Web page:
Three of my friends who happened to be pastors got into a discussion, about retirement. Tom, who was 29, briefly and bluntly blurted out his position: “I don’t have to give a single thought to retirement until I’m 65—maybe even 70—because of new laws. Man, my retirement is a long way off.”

Dick, who was 55, said, “Oh, I think about retirement occasionally, but I’ve got lots of time. I have so much to do in First Church—it’s a large congregation. I’ll just keep on going as long as the good Lord lets me.”

Then there was Harry, 64. He commented, “I’ve certainly been doing a great deal of planning in the last six months because I never thought much about retirement before. I have always thought I had nothing to consider. Now I’m changing my mind. I do, of course, want to retire when I am 65; I have put in 39 good years for the Lord Jesus Christ and his church. I want and need a change of pace. Maybe I can find part-time pastoral work.”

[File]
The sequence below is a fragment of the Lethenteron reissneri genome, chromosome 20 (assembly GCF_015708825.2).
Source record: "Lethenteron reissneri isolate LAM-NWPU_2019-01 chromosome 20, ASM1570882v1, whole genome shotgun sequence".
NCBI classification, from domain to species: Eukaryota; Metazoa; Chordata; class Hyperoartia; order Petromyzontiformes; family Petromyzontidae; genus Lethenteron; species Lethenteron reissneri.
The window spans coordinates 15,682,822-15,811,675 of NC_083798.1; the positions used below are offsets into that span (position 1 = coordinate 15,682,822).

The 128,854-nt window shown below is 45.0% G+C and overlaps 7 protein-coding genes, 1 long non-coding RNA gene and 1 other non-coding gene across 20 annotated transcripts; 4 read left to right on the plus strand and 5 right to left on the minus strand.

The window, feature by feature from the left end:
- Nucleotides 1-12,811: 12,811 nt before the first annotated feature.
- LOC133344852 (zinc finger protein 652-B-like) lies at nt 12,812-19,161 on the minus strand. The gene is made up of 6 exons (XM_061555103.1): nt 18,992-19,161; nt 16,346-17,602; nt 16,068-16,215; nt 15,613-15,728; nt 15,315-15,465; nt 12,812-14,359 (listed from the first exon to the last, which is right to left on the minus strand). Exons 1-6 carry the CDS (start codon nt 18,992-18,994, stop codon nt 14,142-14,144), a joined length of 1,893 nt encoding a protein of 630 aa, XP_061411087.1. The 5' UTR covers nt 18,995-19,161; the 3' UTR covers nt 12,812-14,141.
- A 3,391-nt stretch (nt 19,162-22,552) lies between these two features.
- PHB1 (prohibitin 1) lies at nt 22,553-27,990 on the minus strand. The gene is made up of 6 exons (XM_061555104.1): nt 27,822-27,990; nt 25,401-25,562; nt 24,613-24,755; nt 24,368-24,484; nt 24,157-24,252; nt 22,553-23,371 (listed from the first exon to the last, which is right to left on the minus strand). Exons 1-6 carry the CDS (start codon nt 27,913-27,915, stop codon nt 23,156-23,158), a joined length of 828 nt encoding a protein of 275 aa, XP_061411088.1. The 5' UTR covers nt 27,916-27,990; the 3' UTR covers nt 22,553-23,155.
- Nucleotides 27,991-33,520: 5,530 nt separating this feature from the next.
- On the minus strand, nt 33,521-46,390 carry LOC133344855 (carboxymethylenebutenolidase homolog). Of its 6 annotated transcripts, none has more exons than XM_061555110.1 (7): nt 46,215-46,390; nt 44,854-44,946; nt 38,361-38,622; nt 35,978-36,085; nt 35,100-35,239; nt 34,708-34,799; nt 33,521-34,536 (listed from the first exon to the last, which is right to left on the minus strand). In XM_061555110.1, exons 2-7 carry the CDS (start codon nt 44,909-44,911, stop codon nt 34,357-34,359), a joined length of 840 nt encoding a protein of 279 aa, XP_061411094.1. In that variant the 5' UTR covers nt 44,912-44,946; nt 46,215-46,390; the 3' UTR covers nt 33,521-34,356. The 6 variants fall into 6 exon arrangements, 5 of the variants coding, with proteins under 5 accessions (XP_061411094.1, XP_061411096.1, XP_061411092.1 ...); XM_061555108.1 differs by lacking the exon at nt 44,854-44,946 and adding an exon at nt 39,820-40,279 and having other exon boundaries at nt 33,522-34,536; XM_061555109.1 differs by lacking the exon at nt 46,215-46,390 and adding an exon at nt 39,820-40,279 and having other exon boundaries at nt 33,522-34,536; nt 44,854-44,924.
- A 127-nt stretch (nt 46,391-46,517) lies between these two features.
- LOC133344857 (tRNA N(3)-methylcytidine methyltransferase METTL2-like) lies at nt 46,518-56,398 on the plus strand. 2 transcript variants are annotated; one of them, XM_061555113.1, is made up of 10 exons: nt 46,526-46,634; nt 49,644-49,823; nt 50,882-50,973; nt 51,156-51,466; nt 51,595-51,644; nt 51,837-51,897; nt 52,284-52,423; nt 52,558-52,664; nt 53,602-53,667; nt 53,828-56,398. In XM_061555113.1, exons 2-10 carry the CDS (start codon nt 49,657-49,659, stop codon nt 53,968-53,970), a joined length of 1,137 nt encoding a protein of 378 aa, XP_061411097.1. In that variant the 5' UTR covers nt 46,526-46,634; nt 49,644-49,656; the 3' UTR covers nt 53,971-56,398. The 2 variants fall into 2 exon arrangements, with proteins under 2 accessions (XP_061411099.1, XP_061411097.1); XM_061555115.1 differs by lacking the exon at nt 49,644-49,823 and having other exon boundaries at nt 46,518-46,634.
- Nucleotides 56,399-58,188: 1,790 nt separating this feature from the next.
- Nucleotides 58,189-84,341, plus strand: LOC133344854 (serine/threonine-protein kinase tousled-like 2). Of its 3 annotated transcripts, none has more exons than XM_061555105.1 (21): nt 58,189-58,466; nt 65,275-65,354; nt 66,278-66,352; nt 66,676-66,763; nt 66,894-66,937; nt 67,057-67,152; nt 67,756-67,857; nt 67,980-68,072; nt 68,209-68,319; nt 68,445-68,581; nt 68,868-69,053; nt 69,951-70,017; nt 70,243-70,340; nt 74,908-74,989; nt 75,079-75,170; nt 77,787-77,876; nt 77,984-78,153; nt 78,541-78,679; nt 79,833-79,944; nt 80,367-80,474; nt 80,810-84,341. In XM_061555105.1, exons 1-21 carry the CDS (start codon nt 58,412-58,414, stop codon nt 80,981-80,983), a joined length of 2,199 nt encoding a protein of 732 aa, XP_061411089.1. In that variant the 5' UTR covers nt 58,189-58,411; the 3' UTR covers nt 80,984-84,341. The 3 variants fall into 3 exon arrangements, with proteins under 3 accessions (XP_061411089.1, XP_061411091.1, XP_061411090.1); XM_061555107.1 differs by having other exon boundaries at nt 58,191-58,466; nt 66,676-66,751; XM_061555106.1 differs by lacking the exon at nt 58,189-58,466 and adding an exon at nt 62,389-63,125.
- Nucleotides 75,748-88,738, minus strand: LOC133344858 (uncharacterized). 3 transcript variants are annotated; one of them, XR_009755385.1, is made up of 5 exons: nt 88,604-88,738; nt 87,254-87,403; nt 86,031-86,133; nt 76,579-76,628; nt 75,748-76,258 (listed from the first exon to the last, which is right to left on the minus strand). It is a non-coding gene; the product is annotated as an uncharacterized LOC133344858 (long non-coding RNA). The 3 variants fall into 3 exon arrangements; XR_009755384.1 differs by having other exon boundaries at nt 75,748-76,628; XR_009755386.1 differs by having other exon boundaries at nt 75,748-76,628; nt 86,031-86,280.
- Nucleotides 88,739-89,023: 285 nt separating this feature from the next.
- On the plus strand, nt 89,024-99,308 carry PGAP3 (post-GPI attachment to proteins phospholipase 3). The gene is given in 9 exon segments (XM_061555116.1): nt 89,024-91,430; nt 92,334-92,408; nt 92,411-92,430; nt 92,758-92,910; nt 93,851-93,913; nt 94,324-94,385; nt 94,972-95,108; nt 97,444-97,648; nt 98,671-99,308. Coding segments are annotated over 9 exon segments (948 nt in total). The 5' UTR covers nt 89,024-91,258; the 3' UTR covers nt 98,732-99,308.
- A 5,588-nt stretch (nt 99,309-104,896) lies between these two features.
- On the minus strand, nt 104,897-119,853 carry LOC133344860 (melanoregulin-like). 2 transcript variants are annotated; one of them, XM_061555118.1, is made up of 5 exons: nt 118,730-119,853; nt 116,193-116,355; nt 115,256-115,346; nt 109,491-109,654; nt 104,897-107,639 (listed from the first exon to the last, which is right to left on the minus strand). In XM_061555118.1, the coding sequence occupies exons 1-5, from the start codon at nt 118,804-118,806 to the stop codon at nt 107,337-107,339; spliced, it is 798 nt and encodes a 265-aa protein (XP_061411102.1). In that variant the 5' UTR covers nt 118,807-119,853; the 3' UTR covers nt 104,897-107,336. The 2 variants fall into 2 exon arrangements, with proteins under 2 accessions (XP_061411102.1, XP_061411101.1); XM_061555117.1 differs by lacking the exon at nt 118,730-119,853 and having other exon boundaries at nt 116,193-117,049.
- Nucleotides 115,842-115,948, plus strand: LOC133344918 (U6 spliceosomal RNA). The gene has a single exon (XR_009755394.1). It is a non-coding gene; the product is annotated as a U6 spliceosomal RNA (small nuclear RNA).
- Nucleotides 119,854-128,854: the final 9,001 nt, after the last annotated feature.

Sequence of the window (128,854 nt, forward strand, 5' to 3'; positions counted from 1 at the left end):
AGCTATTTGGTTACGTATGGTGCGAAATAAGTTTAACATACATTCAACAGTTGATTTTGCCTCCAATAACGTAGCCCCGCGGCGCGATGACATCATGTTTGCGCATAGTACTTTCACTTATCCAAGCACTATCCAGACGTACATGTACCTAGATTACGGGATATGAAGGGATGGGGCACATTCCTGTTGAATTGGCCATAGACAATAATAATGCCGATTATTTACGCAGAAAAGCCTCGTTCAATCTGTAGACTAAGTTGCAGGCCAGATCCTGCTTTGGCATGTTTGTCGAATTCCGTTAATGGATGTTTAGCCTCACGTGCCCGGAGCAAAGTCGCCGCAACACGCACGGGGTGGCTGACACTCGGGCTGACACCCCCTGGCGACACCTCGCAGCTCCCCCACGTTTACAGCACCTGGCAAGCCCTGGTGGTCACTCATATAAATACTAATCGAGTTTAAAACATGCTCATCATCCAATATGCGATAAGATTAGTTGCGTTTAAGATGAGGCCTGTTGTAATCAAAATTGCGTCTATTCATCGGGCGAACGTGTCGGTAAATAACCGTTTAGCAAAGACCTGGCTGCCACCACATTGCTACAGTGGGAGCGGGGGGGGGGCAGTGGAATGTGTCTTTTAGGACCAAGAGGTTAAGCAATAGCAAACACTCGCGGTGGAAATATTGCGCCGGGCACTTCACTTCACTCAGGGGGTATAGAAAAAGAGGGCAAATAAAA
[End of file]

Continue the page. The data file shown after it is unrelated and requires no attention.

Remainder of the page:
Which one of the three is right? The answer is that there is no one right answer. Many things must be considered. As a starter, here are a half-dozen things to consider concerning retirement.

1. Do not wait too long to retire; in other words, stop on time. I know several pastors who waited too long.

Sam, who waited to complete 40 years in one congregation, is now 70, in poor physical condition, and he has difficulty seeing and hearing.

Pete served a congregation whose constitution required that he retire after the age of 70 unless he received a one-year-term call by vote of the congregation. He received the call for several years, but when he lost the last time, he was greatly disappointed.